point [i.e. 250 "C higher than in the case of (42a)l. The
analogous rearrangement of (63) yields derivatives of
the 1-substituted phosphacyclononatetraene (64). The
stereochemical behavior of (61) and (63) must be interpreted in accordance with the trigonal-bipyramid arrangement of the phenyl groups in (C6H5)5F"811.
Q-p-QO
P
D
Compound (651, which is stable in boiling ethanol or
water, is decomposed by Nal into the sparingly soluble
phosphonium iodide (66b) and sodium trisbiphenylylenephosphate (66a). The octahedral structure of the
anion B' is clearly demonstrated by the resolution of
potassium trisbiphenylylenephosphate ([XI::; - 1920
t 30 ").
The iodide (66b), which is directly obtainable (yield
87 oh) by the action of 2,2'-dilithiobiphenyI on triphenyl
phosphate, is a valuable starting material for the synthesis of the phosphoranes (63) and (with dilithiobiphenyl) of the ate-complex itself. Compound (63)
(R r 2-biphenylyl) is formed by acid cleavage and (64)
(R . 2-biphenyly1, R
H) by pyrolysis (270°C) of
lithium trisbiphenylylenephosphate.
~
3. Six-Membered Rings
a) P h o s p h o r i n a n e s
Phosphorinanes (phosphacyclohexanes) and their phosphonium salts, which are synthesized by Methods I, IT,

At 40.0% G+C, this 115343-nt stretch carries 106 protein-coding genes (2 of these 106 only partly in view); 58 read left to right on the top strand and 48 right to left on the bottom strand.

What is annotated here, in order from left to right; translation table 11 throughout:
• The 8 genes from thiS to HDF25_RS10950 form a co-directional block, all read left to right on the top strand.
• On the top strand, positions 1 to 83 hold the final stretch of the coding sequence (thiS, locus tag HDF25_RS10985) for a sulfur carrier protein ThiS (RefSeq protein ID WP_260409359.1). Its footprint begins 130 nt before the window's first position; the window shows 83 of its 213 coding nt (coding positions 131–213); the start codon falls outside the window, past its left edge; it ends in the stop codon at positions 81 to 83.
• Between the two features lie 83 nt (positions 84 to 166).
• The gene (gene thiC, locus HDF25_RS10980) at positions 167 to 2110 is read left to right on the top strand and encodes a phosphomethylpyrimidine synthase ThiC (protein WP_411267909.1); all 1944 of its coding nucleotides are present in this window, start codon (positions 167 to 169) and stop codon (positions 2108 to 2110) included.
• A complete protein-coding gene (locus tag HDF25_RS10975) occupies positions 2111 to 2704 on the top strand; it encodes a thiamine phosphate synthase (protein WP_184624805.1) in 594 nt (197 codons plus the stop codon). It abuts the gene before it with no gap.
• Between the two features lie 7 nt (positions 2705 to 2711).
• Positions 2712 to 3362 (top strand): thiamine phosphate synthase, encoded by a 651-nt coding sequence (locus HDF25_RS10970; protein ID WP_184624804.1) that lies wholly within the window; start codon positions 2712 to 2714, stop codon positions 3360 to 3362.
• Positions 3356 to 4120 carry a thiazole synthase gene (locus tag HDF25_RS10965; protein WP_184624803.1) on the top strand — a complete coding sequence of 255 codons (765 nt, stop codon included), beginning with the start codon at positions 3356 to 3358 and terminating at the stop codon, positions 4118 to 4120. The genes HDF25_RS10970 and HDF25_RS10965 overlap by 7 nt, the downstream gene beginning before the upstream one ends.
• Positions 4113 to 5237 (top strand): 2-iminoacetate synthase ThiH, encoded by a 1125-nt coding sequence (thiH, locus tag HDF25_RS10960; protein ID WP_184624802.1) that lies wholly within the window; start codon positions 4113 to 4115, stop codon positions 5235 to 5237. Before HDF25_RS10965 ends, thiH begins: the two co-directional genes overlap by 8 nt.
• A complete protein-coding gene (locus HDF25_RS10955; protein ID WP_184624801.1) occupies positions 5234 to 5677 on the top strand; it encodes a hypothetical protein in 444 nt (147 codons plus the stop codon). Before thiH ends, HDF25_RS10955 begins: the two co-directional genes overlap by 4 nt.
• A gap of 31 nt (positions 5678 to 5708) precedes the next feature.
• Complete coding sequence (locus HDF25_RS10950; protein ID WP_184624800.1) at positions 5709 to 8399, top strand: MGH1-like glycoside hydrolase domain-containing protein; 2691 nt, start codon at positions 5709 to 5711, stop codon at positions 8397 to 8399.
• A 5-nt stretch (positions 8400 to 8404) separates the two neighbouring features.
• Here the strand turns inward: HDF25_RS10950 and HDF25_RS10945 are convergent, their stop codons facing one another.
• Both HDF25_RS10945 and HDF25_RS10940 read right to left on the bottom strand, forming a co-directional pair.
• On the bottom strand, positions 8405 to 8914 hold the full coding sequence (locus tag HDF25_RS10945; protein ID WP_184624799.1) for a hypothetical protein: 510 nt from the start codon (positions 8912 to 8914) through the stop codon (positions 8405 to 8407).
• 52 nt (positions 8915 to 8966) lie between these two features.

111, and V, present no new features in comparison with
the phospholanes. The parent compound (69) is a
readily oxidizable liquid (b.p. 110 " C ; m.p. 19 "C) and
was prepared by HowardIs21 by the reduction of (68),
which is obtained by an intramolecular Grignard reaction with a phosphonate (67).
Heterocycles containing hexavalent phosphorus were
first prepared by Hellwinkel 1671. The reaction of 2,2.'dilithiobiphenyl with PCl5 leads directly to the onium-ate
complex A"'B 9 (65), which crystallizes as yellow needles.
The JIP-NMR values are 8 -26.5 ppm for A" (in
agreement with the values for other phosphonium salts,
cf. Table 3) and 8 .:= +186.5 ppm for B E , as compared
with +118ppm and +305ppm for PF? and PCIX,
respectively .
7
Two simple and valuable syntheses of I-substituted
phosphorinan-4-ones were developed by Welcher. The
bis-(2-cyanoethyl)phosphines (70), which are obtained
in good yields by the thermal 183al or base-catalysed 183bl
addition of primary phosphines to acrylonitrile, can be
cyclized by the Thorpe-Ziegler method to (71) (the
enamine structure is confirmed by infrared and P M R
spectra); the hydrolysis of (71) leads directly to
(72) [84,851.
[PCl,lQ[PCl,f